In addition, the Nash number is presented as follows:

It presents a measure of error variance of model (predicted) by the variance of observed. However, Nash number of 1 gives the perfect system and thus no error variance in the modeled (predicted) time-series [47].

2.6. Wind Power Model Development

Wind power generation data, wind speed, and temperature data were modeled based on equation (14) to identify the wind power generation prediction model. Three methods, ANN, MLR, and PR, were used to develop wind power generation models based on the available data.

3. Results and Discussion

3.1. Correlation Results

Both independent variables, viz., wind speed and temperature, exhibit a normal distribution as can be seen in Figures 5(a) and 5(b). This is the most acceptable probability distribution for real-world scenarios. In addition, each of them has an acceptable linear correlation with the generated wind power, which is the dependent variable (refer to Figures 6(a) and 6(b)).

Although some outliers are present in Figure 6, both figures indicate an acceptable degree of linear behavior, wherein the wind power exhibits a more scattered distribution against the temperature compared to the better linearity between wind power and wind speed.

The correlation among each variable was investigated in terms of the Pearson correlation (refer to Table 2). The correlation between the wind power and the wind speed is the highest with 0.92, while the second highest correlation exists between wind power and the temperature. The correlation between the independent variables is 0.73. Similar observations can be seen for the Spearman correlation values (rs) too. Therefore, the correlations among all the variables can be suggested strong.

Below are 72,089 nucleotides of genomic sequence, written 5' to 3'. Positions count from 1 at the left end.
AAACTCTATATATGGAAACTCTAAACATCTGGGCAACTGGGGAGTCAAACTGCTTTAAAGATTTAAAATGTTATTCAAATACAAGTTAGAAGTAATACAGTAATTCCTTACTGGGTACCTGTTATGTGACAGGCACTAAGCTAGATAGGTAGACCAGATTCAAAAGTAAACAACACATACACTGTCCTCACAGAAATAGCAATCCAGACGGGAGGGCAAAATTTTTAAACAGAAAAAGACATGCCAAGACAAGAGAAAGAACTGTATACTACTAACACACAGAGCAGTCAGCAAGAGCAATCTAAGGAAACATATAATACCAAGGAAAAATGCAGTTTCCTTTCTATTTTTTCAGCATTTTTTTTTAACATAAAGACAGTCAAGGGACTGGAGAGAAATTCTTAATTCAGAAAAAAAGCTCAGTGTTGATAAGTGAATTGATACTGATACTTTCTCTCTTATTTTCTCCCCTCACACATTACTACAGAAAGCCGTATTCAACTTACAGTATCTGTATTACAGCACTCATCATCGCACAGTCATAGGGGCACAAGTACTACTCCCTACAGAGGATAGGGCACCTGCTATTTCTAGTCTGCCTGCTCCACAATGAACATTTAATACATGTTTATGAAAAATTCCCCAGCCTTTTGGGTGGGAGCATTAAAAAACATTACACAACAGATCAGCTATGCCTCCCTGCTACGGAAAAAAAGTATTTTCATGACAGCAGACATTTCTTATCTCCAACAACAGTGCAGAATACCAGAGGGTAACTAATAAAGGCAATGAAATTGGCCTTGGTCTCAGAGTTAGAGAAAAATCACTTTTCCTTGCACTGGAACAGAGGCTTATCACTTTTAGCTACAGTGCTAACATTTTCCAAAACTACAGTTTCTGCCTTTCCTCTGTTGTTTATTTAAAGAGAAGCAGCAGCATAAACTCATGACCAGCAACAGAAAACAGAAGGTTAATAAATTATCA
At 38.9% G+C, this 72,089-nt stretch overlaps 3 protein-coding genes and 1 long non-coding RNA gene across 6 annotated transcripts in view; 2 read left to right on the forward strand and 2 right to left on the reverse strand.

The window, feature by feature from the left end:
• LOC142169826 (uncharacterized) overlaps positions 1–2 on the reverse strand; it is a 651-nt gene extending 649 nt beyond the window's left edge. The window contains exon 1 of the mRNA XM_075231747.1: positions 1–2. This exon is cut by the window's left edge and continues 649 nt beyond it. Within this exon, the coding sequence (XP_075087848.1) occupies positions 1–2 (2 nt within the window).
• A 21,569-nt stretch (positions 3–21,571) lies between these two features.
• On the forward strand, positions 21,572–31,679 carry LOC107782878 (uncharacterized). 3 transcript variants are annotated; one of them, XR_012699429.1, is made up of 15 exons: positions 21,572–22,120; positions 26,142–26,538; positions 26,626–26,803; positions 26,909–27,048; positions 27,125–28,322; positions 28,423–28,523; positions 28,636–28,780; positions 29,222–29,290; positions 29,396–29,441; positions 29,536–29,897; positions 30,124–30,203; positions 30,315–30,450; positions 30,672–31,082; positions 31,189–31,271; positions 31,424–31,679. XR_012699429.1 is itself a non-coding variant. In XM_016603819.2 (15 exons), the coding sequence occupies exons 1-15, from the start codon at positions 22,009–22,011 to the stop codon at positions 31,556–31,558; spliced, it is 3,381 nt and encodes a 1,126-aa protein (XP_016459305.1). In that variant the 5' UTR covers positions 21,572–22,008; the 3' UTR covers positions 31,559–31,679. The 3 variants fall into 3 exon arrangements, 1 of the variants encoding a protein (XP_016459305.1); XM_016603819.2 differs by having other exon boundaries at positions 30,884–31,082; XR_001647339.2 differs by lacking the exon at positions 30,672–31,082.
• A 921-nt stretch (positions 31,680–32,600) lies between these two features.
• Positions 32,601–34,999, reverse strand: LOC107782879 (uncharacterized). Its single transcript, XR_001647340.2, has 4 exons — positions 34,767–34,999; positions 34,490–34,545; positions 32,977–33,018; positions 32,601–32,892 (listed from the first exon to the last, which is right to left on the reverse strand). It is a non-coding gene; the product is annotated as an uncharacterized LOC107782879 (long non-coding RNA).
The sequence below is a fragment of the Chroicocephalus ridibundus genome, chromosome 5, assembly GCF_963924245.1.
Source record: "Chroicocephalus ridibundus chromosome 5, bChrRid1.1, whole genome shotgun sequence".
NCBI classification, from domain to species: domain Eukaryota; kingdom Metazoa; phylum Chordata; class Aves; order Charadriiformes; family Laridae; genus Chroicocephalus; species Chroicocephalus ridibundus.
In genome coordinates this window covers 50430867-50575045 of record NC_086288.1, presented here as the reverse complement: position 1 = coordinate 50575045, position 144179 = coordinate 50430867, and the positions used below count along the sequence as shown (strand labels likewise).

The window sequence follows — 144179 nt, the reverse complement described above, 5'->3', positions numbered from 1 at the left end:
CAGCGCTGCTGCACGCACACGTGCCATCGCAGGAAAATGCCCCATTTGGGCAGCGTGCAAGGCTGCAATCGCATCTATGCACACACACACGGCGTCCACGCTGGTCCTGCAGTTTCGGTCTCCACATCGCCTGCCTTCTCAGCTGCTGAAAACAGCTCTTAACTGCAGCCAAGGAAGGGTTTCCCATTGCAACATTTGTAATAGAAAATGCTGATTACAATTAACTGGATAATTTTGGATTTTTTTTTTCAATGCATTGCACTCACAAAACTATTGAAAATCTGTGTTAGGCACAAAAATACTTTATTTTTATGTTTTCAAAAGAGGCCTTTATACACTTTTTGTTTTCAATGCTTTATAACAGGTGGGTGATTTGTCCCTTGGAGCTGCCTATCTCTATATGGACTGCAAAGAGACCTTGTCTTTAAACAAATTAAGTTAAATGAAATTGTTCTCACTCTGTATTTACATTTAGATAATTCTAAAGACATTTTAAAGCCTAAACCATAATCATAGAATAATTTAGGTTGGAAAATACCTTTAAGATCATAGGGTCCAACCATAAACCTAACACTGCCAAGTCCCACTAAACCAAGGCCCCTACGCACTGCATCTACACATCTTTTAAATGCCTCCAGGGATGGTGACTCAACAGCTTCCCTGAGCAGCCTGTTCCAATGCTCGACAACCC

Variation of the dependent variable around the mean power with reference to the variation of independent variables around their mean values was analyzed and its results can be seen in Figure 7. Both variations are positive. A unit increment (or decrement) in the wind speed (in m/s) increases (or decreases) the power generation by about 355 kW. The higher determination coefficient of the trend line (0.84) indicates its validity. The increase (or decrease) in temperature by 1°C increases (or decreases) the power generation by about 349 kW.

3.2. Wind Power Prediction Models

An ANN model was developed by applying the LM algorithm 70% of the data was used for training. The rest of the data were distributed equally for testing and validation. The coefficient of correlation for training, validation, and test was found as 0.99, 0.92, and 0.96, respectively. Predicted power values obtained by applying ANN were plotted against the actual wind power (refer to Figure 8(a)). The overall coefficient of correlation of the ANN model was 0.97. The predicted power values (Figure 8(a)) prove the accuracy of the ANN model with slight or no deviations from the actual wind power values.